In case you're curious, here's the declaration of intention for Abraham Duchovny, filed by David's great-grandfather in December 1920. In it, it claims to have been born in "Kiev, Russia." That alone is enough to confuse us today, but avid researchers also know to be wary when immigrants cite a major city as their place of origin because they often used the closest one as a proxy for the town or shtetl they really came from, assuming (no doubt, correctly) that no one here would have heard of it. Note also that he lived at 2 Hester St. and his wife Dobe was back in "Russia."


In his WWI draft registration card recorded in September 1918, Abraham was still living at 2 Hester St. and his wife -- who was now going by Dora -- had apparently joined him. And once again, he stated that he was a citizen of Russia. Incidentally, he was working at 85 Orchard St., just about a half a block from the Tenement Museum located at 97 Orchard.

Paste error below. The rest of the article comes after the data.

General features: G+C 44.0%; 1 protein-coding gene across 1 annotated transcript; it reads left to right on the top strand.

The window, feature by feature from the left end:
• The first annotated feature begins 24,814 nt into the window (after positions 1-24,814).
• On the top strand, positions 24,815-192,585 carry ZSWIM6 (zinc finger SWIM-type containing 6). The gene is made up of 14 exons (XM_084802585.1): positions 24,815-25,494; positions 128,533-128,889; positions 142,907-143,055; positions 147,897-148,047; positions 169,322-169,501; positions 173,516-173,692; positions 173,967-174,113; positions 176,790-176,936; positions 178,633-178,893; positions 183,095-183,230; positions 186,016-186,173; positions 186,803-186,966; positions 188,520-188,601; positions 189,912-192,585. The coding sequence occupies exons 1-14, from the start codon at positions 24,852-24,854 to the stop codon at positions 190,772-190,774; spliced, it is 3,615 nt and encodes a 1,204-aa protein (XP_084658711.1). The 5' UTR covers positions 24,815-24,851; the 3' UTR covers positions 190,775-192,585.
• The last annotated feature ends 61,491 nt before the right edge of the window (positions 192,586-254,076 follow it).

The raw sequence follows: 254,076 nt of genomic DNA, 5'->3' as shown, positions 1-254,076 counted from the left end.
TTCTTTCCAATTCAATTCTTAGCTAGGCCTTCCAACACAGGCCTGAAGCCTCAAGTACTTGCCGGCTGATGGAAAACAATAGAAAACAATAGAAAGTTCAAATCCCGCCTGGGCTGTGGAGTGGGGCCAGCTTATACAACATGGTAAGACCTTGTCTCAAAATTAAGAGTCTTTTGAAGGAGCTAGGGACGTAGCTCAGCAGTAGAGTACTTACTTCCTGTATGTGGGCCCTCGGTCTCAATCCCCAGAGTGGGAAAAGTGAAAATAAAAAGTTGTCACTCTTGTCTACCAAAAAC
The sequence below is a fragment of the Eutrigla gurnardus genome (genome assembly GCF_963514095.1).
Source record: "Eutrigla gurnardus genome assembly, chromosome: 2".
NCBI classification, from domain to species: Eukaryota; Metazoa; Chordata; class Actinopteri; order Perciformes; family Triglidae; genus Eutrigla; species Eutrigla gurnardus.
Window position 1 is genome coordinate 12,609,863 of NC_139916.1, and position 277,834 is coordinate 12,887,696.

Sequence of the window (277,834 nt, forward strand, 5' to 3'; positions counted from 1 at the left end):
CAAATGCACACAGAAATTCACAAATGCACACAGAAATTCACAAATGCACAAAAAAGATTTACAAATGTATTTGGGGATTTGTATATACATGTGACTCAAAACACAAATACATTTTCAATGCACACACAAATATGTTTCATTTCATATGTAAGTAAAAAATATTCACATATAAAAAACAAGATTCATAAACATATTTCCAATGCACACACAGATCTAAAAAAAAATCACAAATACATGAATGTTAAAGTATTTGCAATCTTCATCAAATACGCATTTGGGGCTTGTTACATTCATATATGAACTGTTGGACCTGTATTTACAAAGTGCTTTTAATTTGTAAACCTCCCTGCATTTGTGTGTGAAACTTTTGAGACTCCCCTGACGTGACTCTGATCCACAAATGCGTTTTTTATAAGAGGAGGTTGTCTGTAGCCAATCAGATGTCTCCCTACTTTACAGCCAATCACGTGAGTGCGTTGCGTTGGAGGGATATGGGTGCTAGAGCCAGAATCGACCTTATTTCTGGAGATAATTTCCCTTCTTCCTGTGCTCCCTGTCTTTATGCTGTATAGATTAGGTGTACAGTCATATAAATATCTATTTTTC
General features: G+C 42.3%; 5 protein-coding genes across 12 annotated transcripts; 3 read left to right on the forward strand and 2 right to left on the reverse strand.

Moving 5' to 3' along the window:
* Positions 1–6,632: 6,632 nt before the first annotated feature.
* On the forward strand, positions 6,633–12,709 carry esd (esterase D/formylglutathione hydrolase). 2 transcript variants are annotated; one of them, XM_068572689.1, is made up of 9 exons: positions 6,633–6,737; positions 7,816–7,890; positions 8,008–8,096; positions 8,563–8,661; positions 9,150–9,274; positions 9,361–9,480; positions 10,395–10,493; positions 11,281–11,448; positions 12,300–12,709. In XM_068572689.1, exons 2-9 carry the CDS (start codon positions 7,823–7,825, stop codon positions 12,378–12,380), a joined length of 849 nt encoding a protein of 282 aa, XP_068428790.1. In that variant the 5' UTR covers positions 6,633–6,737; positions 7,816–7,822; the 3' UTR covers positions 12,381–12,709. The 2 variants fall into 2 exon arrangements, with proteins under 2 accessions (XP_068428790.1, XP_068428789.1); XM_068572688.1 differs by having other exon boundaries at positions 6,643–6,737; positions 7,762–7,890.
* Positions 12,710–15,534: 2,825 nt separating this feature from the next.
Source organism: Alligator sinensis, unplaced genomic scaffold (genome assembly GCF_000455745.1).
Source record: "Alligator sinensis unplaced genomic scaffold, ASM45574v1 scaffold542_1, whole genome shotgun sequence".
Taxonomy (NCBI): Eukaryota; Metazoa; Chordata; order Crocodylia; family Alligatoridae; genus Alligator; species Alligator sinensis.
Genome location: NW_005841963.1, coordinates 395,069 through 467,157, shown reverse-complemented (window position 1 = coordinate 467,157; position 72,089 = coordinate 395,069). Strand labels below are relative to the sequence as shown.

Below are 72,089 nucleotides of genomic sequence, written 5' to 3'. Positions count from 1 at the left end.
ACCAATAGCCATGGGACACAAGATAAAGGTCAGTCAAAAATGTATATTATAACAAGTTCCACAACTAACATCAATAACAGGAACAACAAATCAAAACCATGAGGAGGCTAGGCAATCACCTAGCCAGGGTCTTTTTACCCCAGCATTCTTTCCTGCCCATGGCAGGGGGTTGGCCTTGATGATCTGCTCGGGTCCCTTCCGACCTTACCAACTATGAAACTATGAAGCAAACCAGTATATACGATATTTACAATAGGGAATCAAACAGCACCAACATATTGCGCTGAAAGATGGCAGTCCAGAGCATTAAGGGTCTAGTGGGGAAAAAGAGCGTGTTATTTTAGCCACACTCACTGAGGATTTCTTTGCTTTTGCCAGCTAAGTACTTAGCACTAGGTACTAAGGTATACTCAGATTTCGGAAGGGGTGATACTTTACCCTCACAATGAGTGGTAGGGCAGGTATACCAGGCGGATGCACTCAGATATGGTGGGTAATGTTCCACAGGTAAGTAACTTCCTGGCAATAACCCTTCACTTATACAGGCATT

Using additional details provided in his declaration of intent -- specifically, that he arrived on the Constantine from Piraeus, Greece on March 7, 1916 -- it's possible to back into his passenger arrival record despite the distortion of his name. He and his son, Moise, are both listed as "Douharmi," but this is definitely the same Duchovny fellow in the declaration, and if you read the rest of the details, you'll learn that his wife, Dobe, was back at home in "Beardichef, Russia" -- what's now known as Berdychiv, Ukraine.


Lest there be any lingering doubt that this is the correct fellow, David's grandparents married twice (immigrants sometimes did this, usually starting with a civil ceremony and following with a religious one), and in both instances, Moshe's parents were noted as Abraham and Dora, just as expected. His birth place on both records? "Russia."